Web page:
Why the First Step to Re-Characterizing Mass Shootings Starts with Banning Bump Stocks
By: Abigail Kittredge
More than 15,000 Americans die each year from guns. Mass shootings have plagued communities in the U.S. for almost twenty years following the thirteen students killed at Columbine High School in 1999. Fifty-eight people were killed on October 1, 2017. Forty-nine more were killed on June 12, 2016. Thirty-two dead on April 16, 2007. Another twenty-seven on December 14, 2012. Twenty-five more and an unborn child killed on November 5, 2017. Gun regulation is a hotly contested political topic. Yet, mass shootings are no longer simply a domestic tragedy. Machine guns were banned by the Firearms Owners’ Protection Act except for use by the military and law enforcement. Bump stocks transform mass shootings from domestic tragedies into national security threats because they turn a legal semi-automatic gun into a weapon with a rate of fire closer to that of a fully-automatic weapon, or “machine gun”—a deadly weapon used for war. Congressmen and women need to put their own agendas and fears of re-election aside and pass legislation enabling the Bureau of Alcohol, Tobacco, Firearms and Explosives (ATF) to regulate not just bump stocks, but all devices which dramatically increase a semi-automatic weapon’s rate of fire.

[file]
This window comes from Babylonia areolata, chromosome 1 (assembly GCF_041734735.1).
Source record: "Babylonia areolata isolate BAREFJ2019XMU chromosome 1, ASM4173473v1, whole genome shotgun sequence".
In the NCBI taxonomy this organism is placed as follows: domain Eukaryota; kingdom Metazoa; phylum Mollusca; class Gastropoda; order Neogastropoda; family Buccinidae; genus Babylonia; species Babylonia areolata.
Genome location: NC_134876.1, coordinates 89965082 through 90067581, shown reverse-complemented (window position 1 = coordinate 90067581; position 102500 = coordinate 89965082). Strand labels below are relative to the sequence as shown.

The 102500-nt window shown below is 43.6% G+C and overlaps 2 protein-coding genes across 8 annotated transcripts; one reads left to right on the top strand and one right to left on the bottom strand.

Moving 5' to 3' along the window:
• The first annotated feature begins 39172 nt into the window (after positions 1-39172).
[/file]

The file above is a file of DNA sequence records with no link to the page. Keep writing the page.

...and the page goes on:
A machine gun is a fully-automatic firearm that, with a single pull of the trigger, rapidly shoots a cluster of rounds of ammunition. Purchasing an automatic weapon involves submitting fingerprints and photographs to the Bureau of Alcohol, Tobacco, Firearms and Explosives, going through an FBI criminal background check, and paying a $200 tax, among other requirements. The Firearms Owners’ Protection Act of 1986 says only automatic weapons manufactured and registered with the federal government before 1986 can be bought, owned and sold. Only certain types of Federal Firearms licensees may make them, and then only for purchase by qualified state and federal agencies. Despite this regulation on machine guns, thirty years after this Act was passed, the U.S. is facing some of the deadliest mass shootings in its history due to the manipulation of semi-automatic guns. This is due to the bump stock—a major loophole in the Firearms Owners’ Protection Act. According to a description provided in an Associated Press article,
[a bump stock] basically replaces the gun’s shoulder rest with a “support step” that covers the trigger opening. By holding the pistol grip with one hand and pushing forward on the barrel with the other, the shooter’s finger comes in contact with the trigger. The recoil causes the gun to buck back and forth, “bumping” the trigger. Technically, that means the finger is pulling the trigger for each round fired, keeping the weapon a legal semi-automatic.
Part of the reason these mass murderers can kill and injure so many people is due to the effect of bump stocks and similar devices. At least twelve of the semi-automatic weapons used to kill 58 people and injure almost 500 in Las Vegas in October utilized bump stocks.